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Those Evil Pharmaceutical Companies

Pharmaceutical companies are easy to despise: they make billions (yes, billions) of dollars from the sales of a single drug, often charging several dollars for  a tablet that cost them pennies to make.  Oh, yes, and then there are the (sometimes undisclosed) side effects, which might include damaging your liver, causing  heart problems, precipitating  the onset of diabetes, or gaining a large amount of weight-not to mention the "minor" side effects of dizziness, nausea, insomnia, headaches, sleepiness, etc.  While you are experiencing the side effects, there is no guarantee that the drug is lowing your blood pressure, decreasing your chance of heart attack, making you less depressed, or whatever you actually are taking the medication for.  As a result, you may end up paying  a lot of money for a medication that neither furthers your health or your sense of well-being, but does empty your wallet and make you feel ill.  How can this situation continue unquestioned?

A medication that you are taking, replete with side effects, started its winding path to FDA approval many years ago.  Screening for drug candidates is a mind-numbing process-some pharmaceutical companies screen as many as 100,000 compounds a day, looking for a drug that has medicinal value.  Then the day comes: a truly promising drug candidate-and a heady day it is.  I've been involved with drugs that didn't just shrunk human cancerous tumors in mice, but destroyed the tumors; with antidepressant drugs that appeared to have no side effects  provided relief faster than existing drugs; and an anti-hypertensive that lowered blood pressure more effectively than a  combination of existing drugs (thus avoiding drug-drug interactions and multiple side effects). While these candidate drugs may be cherished by management for their money-making potential, they are endeared to the rest of the pharmaceutical company employees precisely because the employees are involved in a project that may help thousands, if not millions of people (I personally was involved in the development of  an anti-cancer drug that would later in life be deemed responsible for giving a step-aunt  three good years after a  diagnosis of lung cancer).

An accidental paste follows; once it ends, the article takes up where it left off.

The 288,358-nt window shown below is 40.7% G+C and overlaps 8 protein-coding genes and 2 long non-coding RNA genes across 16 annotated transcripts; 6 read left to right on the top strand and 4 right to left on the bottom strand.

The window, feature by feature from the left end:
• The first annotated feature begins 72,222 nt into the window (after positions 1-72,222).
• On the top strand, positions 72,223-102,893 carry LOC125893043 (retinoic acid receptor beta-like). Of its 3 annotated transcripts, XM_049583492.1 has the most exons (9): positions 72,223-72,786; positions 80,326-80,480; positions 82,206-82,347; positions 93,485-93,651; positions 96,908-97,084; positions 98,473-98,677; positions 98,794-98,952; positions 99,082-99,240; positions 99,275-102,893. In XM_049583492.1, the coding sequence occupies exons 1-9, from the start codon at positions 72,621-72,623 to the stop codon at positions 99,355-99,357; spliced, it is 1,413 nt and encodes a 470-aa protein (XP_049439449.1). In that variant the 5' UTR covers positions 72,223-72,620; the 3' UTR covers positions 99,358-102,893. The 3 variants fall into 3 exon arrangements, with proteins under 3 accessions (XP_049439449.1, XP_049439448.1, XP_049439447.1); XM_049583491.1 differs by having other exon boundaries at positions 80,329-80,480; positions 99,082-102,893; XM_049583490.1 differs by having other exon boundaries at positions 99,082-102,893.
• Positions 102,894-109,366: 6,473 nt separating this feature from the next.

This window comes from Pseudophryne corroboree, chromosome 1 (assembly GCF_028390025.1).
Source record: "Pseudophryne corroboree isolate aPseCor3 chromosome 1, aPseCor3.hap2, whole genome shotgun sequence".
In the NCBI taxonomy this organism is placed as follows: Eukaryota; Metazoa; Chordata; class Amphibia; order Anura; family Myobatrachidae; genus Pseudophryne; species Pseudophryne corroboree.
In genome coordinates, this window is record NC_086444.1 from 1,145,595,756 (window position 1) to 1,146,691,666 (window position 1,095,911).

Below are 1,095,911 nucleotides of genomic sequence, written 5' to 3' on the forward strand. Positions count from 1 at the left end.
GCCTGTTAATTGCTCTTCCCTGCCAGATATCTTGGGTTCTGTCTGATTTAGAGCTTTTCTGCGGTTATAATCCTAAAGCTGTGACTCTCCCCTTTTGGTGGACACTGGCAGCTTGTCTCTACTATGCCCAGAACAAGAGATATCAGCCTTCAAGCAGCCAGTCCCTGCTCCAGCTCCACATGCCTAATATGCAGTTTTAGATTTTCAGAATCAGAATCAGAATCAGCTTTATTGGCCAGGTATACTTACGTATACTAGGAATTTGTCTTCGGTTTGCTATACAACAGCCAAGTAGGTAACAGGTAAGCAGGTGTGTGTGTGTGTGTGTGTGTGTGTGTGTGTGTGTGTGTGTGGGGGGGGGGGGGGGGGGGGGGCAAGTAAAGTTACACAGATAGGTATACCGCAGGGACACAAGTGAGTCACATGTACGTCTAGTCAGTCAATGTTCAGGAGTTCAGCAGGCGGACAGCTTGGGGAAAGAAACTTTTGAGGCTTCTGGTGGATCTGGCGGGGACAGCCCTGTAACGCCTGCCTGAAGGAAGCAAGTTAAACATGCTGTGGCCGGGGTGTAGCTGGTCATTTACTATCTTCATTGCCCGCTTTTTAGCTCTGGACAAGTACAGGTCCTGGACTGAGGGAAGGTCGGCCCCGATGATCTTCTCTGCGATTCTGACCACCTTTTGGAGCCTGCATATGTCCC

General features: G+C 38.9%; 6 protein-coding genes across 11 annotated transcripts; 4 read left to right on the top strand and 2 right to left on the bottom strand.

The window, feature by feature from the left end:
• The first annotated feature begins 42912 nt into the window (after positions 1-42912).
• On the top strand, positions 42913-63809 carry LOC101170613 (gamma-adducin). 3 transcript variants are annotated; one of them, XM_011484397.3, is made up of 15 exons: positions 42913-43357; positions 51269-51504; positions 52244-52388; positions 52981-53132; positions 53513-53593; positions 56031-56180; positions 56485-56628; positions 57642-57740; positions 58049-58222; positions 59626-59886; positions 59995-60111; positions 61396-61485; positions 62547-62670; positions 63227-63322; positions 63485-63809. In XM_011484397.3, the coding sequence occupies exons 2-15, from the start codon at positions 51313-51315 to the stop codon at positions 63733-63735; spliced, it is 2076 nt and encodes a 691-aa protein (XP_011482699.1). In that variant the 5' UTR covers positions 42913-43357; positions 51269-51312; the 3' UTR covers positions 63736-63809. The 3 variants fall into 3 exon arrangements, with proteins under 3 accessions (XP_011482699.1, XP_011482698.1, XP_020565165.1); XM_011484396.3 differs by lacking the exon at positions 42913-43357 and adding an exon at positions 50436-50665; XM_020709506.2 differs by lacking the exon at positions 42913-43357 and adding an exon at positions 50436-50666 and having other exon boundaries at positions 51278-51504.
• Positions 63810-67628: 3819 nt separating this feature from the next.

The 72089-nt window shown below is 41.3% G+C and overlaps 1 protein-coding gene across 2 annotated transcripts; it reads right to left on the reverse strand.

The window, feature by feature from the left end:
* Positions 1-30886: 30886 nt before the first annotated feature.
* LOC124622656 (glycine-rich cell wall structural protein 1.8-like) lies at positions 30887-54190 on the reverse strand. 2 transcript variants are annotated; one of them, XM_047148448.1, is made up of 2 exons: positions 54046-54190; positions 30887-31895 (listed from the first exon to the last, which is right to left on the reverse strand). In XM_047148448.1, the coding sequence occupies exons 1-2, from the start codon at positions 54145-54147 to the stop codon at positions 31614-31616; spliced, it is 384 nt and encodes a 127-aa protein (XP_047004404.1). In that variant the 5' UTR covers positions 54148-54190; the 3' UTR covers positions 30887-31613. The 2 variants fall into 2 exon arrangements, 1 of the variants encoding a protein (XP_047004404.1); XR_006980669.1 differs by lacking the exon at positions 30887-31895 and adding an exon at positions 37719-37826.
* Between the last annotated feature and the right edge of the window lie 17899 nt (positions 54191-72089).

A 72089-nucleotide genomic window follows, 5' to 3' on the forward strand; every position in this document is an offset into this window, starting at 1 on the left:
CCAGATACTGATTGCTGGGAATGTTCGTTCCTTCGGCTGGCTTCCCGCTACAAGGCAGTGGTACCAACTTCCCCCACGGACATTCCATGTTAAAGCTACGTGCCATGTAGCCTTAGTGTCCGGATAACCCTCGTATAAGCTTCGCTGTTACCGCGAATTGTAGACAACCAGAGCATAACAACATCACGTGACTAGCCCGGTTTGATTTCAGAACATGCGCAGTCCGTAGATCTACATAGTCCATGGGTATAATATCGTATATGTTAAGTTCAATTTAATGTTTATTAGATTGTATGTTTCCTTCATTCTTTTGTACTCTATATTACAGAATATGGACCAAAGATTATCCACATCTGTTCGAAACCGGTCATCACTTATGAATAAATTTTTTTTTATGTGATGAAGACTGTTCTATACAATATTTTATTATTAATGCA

Perhaps you can understand the enthusiasm these drug candidates engender in those scientists and project personnel developing the final "product".  But on the way to FDA approval (required to sell the drug to the public), safety and efficacy clinical trails are required, along with extensive chemical characterization and purity testing-to mention only two hurdles.  It is often in these studies that very difficult decisions must be made...what if that fantastic anti-cancer drug sometimes causes liver problems?-to put it more personally, if you had a terminal cancer condition and you were offered a drug that would give you a much-extended life or perhaps remission, but might cause liver problems, would you be willing to take the medication if no other treatment was available? You be the judge: in the current discussion, would you suggest the pharmaceutical company proceed developing the drug, since it potentially could save  lives, or should it be discarded because of the chance of liver problems?

Things are getting complicated, right?  If  1% of the people taking the drug  experienced  liver problems, you might come to a conclusion different than if it were 90% of the people taking the drug-but wait, maybe a person with a terminal disease would be  willing to take the drug, deciding that a 10% chance of response or remission of their cancer was a better chance than zero.  The point of this example is simple: it's really hard to decide with real drugs, almost all of which have side effects, what is acceptable and what is not acceptable. To add yet another variable, would you suggest progressing a drug for athlete's foot that had the potential to cause significant liver damage? But I digress from the progression of  a drug candidate through the internal process of development, which I'll continue in the next entry

 

 

 

 

 

 

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